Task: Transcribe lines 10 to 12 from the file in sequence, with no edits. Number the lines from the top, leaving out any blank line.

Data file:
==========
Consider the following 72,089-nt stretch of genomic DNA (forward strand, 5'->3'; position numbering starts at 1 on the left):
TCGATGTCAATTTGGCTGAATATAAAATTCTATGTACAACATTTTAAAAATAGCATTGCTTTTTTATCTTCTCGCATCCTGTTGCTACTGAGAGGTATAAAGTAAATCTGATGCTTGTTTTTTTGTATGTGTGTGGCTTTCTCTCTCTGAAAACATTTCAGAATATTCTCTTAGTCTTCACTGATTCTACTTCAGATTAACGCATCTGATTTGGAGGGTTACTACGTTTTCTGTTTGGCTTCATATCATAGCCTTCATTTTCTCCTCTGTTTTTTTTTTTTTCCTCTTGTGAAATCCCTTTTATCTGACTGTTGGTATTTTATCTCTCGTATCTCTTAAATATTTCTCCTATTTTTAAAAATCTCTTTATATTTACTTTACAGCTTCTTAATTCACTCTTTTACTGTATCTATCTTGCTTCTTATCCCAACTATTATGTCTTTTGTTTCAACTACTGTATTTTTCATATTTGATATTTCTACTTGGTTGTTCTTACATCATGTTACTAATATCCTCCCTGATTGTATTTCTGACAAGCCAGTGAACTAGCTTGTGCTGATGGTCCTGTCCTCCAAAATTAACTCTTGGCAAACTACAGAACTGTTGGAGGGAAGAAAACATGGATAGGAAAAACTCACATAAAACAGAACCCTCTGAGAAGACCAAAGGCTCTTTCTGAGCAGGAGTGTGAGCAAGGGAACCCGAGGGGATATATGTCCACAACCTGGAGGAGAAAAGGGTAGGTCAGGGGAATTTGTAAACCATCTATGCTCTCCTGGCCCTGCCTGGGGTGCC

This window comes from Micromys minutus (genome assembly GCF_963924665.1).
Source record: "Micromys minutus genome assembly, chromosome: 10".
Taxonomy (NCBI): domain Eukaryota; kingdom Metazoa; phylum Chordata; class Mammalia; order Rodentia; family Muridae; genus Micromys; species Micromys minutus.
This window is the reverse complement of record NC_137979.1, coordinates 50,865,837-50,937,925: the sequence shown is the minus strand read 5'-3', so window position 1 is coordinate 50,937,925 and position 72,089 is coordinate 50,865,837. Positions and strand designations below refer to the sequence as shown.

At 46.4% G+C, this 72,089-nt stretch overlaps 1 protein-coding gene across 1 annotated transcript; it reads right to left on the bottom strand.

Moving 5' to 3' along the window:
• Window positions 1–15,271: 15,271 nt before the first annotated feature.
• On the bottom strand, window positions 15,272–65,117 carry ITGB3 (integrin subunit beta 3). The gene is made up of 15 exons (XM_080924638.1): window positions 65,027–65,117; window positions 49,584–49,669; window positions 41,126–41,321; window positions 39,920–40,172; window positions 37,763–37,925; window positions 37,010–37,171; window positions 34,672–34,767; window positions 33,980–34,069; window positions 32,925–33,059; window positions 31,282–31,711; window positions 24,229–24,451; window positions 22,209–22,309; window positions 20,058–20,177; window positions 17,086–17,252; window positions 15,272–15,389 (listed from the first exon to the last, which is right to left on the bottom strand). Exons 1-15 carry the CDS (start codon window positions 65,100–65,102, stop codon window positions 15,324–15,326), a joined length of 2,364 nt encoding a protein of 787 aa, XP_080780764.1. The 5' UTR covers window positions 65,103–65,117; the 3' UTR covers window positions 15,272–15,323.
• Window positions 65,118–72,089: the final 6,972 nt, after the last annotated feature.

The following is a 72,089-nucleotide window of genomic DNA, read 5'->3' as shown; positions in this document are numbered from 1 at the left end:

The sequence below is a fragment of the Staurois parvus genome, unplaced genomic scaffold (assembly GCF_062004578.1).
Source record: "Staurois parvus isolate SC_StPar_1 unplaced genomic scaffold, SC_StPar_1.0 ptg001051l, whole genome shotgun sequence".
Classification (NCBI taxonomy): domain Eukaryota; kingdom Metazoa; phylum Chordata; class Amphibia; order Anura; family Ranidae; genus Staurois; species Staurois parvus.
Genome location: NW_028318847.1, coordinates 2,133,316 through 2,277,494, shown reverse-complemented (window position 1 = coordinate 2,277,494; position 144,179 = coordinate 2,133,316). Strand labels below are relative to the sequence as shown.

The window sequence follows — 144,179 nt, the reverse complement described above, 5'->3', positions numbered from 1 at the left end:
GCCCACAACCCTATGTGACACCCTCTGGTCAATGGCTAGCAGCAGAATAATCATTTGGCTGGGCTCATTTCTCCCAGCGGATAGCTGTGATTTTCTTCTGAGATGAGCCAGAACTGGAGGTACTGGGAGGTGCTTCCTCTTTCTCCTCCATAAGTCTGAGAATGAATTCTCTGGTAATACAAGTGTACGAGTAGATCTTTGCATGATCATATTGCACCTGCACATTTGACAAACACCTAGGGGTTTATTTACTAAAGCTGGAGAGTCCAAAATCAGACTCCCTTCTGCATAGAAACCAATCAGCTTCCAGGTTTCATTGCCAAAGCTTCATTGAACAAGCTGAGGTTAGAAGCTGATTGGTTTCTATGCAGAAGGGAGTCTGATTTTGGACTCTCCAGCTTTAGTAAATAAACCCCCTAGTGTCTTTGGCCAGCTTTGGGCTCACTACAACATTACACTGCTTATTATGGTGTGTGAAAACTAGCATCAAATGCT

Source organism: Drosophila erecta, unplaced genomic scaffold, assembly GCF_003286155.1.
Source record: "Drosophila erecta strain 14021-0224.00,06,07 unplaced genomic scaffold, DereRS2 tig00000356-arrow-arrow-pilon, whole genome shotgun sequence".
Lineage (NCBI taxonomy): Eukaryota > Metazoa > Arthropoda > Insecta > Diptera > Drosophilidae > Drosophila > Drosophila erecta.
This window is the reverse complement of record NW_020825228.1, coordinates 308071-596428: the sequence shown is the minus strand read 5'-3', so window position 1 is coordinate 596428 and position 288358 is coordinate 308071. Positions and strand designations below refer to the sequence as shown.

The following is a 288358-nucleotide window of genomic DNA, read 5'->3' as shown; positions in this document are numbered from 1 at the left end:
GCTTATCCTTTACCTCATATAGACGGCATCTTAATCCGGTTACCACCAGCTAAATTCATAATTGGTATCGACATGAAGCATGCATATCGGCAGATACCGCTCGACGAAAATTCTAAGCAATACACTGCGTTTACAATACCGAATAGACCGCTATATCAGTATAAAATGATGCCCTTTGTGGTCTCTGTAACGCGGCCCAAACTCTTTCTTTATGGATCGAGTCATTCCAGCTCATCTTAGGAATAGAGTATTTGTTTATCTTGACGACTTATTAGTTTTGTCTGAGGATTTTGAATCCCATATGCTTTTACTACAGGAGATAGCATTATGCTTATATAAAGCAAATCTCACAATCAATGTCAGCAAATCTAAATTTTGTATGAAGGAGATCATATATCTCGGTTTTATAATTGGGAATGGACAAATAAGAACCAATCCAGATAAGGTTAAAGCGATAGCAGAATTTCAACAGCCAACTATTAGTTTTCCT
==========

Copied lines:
• On the bottom strand, window positions 15,272–65,117 carry ITGB3 (integrin subunit beta 3). The gene is made up of 15 exons (XM_080924638.1): window positions 65,027–65,117; window positions 49,584–49,669; window positions 41,126–41,321; window positions 39,920–40,172; window positions 37,763–37,925; window positions 37,010–37,171; window positions 34,672–34,767; window positions 33,980–34,069; window positions 32,925–33,059; window positions 31,282–31,711; window positions 24,229–24,451; window positions 22,209–22,309; window positions 20,058–20,177; window positions 17,086–17,252; window positions 15,272–15,389 (listed from the first exon to the last, which is right to left on the bottom strand). Exons 1-15 carry the CDS (start codon window positions 65,100–65,102, stop codon window positions 15,324–15,326), a joined length of 2,364 nt encoding a protein of 787 aa, XP_080780764.1. The 5' UTR covers window positions 65,103–65,117; the 3' UTR covers window positions 15,272–15,323.
• Window positions 65,118–72,089: the final 6,972 nt, after the last annotated feature.

The following is a 72,089-nucleotide window of genomic DNA, read 5'->3' as shown; positions in this document are numbered from 1 at the left end: